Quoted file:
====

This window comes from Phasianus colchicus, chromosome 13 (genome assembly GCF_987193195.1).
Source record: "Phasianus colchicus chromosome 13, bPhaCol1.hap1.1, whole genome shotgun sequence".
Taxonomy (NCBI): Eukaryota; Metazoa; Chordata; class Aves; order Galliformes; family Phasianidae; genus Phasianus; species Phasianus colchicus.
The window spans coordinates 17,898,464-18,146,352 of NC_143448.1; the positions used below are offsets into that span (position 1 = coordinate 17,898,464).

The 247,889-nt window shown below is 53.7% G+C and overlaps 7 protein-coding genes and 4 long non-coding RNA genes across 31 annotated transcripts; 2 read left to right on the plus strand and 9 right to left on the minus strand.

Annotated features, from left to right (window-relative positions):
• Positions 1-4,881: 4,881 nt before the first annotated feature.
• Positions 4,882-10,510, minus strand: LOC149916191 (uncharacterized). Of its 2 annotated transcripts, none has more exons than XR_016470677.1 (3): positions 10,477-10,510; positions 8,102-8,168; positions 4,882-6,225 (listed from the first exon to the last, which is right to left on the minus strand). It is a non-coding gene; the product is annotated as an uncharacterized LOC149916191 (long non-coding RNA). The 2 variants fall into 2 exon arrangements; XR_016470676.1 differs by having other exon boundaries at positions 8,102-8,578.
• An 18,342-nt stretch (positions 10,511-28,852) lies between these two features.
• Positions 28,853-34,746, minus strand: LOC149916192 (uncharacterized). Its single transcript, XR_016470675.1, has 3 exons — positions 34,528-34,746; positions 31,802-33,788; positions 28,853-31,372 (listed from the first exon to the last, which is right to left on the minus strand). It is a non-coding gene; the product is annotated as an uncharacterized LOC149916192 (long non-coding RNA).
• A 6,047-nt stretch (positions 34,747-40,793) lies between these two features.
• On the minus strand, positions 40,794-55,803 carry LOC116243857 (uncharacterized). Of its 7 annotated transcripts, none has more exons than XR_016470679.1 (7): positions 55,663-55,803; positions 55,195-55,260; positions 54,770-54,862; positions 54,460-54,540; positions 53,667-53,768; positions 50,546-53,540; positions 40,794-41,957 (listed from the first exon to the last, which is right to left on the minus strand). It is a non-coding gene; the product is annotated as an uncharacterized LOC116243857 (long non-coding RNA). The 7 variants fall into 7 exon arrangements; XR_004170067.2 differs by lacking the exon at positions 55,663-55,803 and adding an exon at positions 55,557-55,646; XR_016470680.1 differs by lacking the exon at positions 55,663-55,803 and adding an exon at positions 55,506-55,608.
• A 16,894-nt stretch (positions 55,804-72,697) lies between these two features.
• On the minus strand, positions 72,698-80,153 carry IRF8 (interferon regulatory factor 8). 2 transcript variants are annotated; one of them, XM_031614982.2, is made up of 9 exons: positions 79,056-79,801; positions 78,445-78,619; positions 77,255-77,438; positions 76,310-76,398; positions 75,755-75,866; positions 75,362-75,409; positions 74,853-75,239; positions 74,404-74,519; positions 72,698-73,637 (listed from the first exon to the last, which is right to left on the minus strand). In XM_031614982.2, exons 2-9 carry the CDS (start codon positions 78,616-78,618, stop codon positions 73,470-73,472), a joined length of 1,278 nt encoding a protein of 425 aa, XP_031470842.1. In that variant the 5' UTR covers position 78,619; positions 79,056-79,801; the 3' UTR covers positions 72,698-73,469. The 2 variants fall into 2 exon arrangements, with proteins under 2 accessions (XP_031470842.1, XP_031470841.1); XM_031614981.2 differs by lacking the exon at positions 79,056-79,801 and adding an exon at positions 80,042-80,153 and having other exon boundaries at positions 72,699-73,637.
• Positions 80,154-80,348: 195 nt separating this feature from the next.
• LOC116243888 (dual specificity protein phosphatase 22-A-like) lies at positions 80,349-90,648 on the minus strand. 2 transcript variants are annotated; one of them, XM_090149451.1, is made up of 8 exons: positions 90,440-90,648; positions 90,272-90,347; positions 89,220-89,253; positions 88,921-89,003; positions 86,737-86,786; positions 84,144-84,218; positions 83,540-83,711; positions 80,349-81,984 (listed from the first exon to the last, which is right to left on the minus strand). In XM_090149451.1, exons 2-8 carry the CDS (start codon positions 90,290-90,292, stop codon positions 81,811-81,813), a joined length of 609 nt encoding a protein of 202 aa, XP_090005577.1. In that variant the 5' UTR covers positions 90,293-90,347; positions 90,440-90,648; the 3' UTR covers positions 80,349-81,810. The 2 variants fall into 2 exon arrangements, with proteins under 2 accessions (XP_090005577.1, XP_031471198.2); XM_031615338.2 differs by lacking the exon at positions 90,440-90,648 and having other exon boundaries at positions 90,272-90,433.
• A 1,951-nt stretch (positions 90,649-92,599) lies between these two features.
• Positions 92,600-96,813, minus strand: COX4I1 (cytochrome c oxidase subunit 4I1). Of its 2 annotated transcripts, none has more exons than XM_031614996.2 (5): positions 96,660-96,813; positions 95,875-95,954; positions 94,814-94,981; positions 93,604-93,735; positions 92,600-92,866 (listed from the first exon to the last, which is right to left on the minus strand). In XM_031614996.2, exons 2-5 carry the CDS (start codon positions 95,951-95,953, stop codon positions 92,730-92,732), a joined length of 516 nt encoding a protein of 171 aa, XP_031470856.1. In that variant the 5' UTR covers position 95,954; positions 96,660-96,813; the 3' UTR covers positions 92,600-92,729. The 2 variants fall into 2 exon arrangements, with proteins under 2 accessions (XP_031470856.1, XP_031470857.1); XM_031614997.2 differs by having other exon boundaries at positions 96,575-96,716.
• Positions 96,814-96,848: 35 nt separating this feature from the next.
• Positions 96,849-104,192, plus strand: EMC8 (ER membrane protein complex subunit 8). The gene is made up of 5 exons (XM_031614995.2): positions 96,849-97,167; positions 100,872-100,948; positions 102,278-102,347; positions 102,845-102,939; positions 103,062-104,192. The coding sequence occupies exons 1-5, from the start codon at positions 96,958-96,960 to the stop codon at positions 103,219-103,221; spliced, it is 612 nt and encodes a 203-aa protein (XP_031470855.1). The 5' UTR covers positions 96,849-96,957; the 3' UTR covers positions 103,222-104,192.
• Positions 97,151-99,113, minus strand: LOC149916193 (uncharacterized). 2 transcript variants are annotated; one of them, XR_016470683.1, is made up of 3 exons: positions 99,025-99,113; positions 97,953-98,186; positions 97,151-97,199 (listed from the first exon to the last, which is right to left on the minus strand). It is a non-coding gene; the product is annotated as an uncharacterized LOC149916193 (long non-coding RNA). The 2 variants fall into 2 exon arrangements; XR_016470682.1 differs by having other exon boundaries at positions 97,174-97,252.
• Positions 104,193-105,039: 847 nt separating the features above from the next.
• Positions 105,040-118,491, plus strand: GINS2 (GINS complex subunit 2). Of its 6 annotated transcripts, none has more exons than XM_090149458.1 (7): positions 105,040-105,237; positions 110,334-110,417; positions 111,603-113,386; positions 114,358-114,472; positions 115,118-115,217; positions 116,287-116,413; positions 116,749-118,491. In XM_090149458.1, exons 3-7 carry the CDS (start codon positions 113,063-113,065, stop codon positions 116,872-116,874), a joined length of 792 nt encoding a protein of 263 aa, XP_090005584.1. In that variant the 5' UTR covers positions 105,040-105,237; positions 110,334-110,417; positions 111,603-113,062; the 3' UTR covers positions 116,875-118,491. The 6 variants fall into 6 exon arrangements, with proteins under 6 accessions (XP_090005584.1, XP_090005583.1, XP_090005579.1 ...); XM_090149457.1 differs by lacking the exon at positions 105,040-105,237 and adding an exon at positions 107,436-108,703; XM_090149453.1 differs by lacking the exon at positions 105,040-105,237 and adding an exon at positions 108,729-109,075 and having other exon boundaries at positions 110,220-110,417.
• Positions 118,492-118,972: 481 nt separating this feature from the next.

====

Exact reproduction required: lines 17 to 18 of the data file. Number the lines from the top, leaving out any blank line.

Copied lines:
• A 1,951-nt stretch (positions 90,649-92,599) lies between these two features.
• Positions 92,600-96,813, minus strand: COX4I1 (cytochrome c oxidase subunit 4I1). Of its 2 annotated transcripts, none has more exons than XM_031614996.2 (5): positions 96,660-96,813; positions 95,875-95,954; positions 94,814-94,981; positions 93,604-93,735; positions 92,600-92,866 (listed from the first exon to the last, which is right to left on the minus strand). In XM_031614996.2, exons 2-5 carry the CDS (start codon positions 95,951-95,953, stop codon positions 92,730-92,732), a joined length of 516 nt encoding a protein of 171 aa, XP_031470856.1. In that variant the 5' UTR covers position 95,954; positions 96,660-96,813; the 3' UTR covers positions 92,600-92,729. The 2 variants fall into 2 exon arrangements, with proteins under 2 accessions (XP_031470856.1, XP_031470857.1); XM_031614997.2 differs by having other exon boundaries at positions 96,575-96,716.